To further degree attainment efforts, the University leveraged one-time funds from the state to launch a systemwide bachelor’s degree completion program. UC Merced was the first campus to create a degree completion program targeting UC stop outs (i.e., students who started but did not complete a degree).


Current progress and potential for outreach to UC stop outs

UC Davis, UC Riverside, and UC Santa Barbara have joined with UC Merced to support this work. Collectively, these four UC Extension programs have created the UC Reengagement Consortium and are expanding outreach to former UC students across the state and offering multiple pathways for these students to obtain their degree. Thousands of students have been approached, and the consortium has provided personal advising to hundreds. Over the last year, this work has resulted in almost 100 degrees conferred and filed for graduation.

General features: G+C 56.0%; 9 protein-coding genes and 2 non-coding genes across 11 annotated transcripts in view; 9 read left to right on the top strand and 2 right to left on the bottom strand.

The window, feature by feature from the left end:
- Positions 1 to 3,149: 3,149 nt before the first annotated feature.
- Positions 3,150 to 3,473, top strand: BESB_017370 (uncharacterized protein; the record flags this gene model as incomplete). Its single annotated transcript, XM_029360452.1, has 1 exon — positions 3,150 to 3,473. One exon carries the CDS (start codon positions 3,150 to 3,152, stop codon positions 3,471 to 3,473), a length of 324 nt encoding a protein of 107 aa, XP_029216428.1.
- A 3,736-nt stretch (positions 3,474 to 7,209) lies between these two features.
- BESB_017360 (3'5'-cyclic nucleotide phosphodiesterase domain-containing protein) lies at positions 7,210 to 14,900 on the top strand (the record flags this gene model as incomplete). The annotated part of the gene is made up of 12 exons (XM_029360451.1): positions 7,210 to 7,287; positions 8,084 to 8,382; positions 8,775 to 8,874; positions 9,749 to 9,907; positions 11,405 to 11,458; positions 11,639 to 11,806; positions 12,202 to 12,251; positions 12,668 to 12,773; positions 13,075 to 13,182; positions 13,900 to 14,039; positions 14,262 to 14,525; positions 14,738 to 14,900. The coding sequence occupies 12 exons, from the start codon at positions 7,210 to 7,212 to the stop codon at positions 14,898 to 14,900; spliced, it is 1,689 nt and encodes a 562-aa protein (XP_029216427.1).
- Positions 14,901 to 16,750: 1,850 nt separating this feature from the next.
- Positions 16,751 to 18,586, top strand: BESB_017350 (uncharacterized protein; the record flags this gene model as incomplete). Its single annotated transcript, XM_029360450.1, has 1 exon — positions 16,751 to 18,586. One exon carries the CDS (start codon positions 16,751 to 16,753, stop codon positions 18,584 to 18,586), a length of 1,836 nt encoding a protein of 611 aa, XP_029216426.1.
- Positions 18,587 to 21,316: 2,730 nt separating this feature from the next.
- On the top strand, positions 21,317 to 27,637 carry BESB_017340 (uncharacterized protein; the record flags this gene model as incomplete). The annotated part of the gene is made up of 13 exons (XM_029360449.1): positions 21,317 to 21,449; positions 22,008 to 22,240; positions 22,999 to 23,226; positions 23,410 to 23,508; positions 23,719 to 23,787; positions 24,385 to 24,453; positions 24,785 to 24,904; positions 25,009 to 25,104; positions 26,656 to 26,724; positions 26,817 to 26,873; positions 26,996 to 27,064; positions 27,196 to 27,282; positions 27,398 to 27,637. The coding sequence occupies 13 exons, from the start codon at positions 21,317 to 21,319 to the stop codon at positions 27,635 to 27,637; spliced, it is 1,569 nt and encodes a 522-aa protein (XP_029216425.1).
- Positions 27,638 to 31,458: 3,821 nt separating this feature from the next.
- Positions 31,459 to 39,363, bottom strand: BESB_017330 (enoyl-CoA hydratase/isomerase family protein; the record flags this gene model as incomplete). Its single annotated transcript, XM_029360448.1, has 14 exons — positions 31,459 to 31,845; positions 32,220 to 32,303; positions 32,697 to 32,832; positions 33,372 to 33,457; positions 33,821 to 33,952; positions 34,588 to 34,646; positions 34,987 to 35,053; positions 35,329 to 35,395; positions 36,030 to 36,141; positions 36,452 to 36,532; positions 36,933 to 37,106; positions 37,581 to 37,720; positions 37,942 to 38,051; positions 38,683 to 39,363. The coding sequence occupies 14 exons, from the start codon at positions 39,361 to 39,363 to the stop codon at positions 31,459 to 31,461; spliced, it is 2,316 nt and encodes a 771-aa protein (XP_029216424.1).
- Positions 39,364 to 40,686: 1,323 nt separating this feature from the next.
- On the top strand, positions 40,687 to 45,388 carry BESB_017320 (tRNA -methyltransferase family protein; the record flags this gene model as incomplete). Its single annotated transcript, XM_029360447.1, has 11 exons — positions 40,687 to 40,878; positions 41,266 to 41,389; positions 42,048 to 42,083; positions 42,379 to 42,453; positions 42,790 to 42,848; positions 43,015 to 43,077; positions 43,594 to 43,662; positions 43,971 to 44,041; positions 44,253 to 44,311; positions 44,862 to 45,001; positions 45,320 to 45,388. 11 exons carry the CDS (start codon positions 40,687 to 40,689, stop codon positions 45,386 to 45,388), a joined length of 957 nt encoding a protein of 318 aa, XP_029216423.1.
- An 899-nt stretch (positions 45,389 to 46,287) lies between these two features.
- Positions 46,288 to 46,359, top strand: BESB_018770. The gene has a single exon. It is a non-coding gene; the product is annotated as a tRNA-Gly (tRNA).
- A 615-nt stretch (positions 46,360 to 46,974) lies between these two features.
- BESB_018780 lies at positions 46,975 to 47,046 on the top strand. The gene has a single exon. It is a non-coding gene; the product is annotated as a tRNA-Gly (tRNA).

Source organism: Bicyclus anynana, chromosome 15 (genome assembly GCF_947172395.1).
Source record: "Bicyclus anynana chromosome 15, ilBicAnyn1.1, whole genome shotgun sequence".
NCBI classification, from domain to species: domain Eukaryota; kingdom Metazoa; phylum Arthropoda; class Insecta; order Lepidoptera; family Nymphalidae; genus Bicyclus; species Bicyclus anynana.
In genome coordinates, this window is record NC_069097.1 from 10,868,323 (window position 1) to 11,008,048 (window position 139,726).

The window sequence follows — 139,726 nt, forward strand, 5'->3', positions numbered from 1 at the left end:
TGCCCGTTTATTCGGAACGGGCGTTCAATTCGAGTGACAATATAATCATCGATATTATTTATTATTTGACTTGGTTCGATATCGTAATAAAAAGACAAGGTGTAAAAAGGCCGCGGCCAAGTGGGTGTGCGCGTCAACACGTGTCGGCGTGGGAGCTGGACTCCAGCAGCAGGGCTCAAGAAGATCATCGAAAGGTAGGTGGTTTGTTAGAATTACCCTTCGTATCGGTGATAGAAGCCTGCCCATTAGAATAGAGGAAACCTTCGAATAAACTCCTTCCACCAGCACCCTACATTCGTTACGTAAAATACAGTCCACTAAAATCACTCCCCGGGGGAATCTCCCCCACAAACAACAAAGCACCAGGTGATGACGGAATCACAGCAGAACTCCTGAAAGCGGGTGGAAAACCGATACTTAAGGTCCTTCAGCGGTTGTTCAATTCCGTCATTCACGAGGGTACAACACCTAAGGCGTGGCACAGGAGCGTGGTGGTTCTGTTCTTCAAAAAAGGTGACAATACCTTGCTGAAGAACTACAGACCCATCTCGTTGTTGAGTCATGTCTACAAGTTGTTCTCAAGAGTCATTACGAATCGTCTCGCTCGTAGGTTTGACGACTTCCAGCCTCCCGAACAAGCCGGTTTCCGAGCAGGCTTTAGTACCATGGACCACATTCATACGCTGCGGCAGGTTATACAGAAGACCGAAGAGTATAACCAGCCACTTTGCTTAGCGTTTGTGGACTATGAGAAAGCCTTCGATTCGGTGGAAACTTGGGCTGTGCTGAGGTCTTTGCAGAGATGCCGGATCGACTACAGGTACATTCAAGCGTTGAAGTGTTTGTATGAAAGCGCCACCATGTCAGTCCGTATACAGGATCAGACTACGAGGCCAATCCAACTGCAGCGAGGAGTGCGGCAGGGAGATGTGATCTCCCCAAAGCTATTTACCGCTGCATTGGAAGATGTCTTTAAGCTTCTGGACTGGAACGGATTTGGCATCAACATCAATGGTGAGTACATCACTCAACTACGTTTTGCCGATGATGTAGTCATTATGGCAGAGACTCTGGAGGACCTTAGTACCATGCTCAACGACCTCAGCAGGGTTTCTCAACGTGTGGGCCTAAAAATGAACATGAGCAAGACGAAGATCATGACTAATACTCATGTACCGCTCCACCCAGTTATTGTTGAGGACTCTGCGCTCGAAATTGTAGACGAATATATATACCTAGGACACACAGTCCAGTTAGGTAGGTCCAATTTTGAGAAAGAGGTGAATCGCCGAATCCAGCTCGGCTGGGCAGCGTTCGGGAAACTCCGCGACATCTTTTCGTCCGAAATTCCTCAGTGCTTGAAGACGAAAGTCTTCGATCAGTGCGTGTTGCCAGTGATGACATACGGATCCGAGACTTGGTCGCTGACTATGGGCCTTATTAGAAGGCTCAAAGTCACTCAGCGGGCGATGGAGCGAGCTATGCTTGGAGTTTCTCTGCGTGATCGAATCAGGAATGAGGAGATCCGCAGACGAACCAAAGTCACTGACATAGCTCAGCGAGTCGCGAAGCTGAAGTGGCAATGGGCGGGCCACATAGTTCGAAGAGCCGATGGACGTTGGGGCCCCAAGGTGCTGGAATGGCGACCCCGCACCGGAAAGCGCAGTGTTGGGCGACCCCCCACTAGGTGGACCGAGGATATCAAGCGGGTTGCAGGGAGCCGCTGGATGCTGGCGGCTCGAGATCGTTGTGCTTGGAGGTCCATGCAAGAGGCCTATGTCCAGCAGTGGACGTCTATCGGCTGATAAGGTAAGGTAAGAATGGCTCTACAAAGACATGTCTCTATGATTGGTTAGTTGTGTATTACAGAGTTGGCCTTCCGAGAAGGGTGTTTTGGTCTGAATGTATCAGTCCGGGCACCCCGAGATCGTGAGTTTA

UC accountability efforts 

In support of its transparency efforts, the University of California produces the UC Accountability Report and the UC Information Center, both of which provide detail on University operations, including progress to strategic goals, areas of strength, and opportunities for improvement. 

Appendix 1 provides a screenshot of the UC 2030 dashboard, which tracks progress for the UC system and campuses on these important goals. Appendix 2 provides a full list of indicators included within the Accountability Report, spanning all UC operations and providing additional context. The Accountability Report can be downloaded to support other use or analyses.




The UC 2030 dashboard highlights key goals and detail on progress to achieve UC 2030 goals.

appendix 1


Links to the Table of Contents where indicator titles are linked to the indicators.




[1] 2022 Highly Cited Researchers, Clarivate

[2] California Future Health Workforce Commission final report

[3] University of California 2030 Capacity Plan

Back to top